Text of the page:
N. Korean Diplomat Calls Trump's Threat 'Sound of Dog Barking'


Trump signaled ahead of the meeting that new sanctions would be announced against North Korea.

"Finding a fundamental way to end this vicious circle of provocations and sanctions is the most important task confronting the United Nations", he said, reminding the audience of the UN's inception after World War II as a means to prevent another destructive conflict.

The rhetorical battle came as outside experts say North Korea is getting closer to achieve its long-stated goal of building nuclear-armed missiles capable hitting anywhere in the US mainland.

The new set of USA sanctions on financial institutions that do business with North Korea is not targeted specifically at China, Treasury Secretary Steve Mnuchin said Thursday.

"This action is directed at everyone", Mnuchin said, adding the steps are "in no way specifically directed at China".

Despite North Korea's "flagrant violations", the South Korean government and the global community are making every effort to resolve the situation peacefully, he said.

The step would amount to major progress in U.S. efforts to cut off support for Pyongyang as punishment for its nuclear provocations. The move, which runs contrary to American and Japanese calls for an increase in economic and diplomatic pressure, marks a resumption in South Korean aid after a break of nearly two years. The executive order Trump signed Thursday will allow the Treasury Department to more aggressively target those doing business with what Trump called a "criminal rogue regime".

In his United Nations address, Abe said the world had already tried to reach a negotiated settlement with North Korea, starting with the US-backed 1994 Agreed Framework that collapsed a decade later.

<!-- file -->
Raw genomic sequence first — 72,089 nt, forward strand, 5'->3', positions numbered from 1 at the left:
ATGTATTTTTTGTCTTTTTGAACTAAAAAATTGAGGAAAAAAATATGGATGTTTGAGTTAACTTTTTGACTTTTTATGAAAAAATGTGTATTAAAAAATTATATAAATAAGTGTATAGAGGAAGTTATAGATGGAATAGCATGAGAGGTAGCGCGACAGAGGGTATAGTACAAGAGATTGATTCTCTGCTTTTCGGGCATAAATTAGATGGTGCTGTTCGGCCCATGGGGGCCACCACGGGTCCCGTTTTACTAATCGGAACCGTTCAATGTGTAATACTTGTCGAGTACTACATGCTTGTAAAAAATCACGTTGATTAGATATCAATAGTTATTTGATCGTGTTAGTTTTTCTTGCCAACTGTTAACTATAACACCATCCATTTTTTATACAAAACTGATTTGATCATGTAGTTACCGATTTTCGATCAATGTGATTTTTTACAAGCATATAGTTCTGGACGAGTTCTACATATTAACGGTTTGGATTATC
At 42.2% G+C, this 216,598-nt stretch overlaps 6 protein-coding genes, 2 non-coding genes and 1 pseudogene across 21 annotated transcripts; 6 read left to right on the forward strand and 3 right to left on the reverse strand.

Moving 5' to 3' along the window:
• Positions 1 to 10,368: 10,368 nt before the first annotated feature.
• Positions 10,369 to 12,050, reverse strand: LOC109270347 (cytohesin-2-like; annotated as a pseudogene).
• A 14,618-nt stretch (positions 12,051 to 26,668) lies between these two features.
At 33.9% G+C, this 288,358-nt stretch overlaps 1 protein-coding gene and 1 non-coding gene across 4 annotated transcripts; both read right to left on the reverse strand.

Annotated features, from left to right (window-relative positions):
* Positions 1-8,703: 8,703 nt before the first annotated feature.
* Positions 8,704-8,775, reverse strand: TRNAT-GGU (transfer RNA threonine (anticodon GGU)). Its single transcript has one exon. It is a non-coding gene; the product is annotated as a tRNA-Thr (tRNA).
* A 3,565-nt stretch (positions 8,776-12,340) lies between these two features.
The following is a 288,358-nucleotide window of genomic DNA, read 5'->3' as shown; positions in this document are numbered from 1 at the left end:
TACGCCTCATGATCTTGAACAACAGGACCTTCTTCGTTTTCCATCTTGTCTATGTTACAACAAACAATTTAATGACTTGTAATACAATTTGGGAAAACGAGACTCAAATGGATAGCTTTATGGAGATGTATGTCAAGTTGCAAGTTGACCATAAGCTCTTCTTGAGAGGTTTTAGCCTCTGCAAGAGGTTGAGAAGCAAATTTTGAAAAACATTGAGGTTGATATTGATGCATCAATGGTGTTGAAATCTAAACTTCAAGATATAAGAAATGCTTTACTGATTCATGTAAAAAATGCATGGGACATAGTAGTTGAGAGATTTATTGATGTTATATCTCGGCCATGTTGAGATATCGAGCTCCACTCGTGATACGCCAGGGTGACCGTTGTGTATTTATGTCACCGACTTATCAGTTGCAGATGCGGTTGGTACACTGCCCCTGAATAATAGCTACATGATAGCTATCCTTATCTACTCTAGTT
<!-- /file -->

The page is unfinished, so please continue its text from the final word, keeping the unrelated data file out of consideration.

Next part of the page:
North Korea conducted its sixth nuclear test this month.

"I hope North Korea will be able to choose a path of peace on one's own volition".

Mr Trump said on Thursday the USA will impose additional sanctions over the communist country's nuclear weapons build-up.

The remark indicated fresh openness for talks with Pyongyang, despite his insistence earlier this month that "talking is not the answer". China is North Korea's main trading partner and conduit for worldwide transactions.

The stand-off over North Korea's weapons development has intensified as its autocratic leader Kim Jong Un has accelerated his nation's development of a nuclear-tipped missile that could soon strike the continental United States.

During talks Thursday with Prime Minister Shinzo Abe of Japan and President Moon Jae-in of South Korea, Trump was expected to reiterate that military options are available in retaliation for North Korean threats.

That's likely to draw a rebuke from Moon, who has ruled out military action and issued warnings on the ramped-up rhetoric coming from Washington.

The United Nations Security Council votes at a meeting on threats to worldwide peace and security September 21, 2017 at the United States Mission in NY.

Trump kidded Moon about his use (or his interpreter's use) of the word "deplorable".

Trump on Thursday praised China's president Xi Jinping for the "very bold move".

Another US ally, Japan, said pressure, not dialogue, was needed. "So that was a great thing he did today". "And we also would like to thank President Xi of China".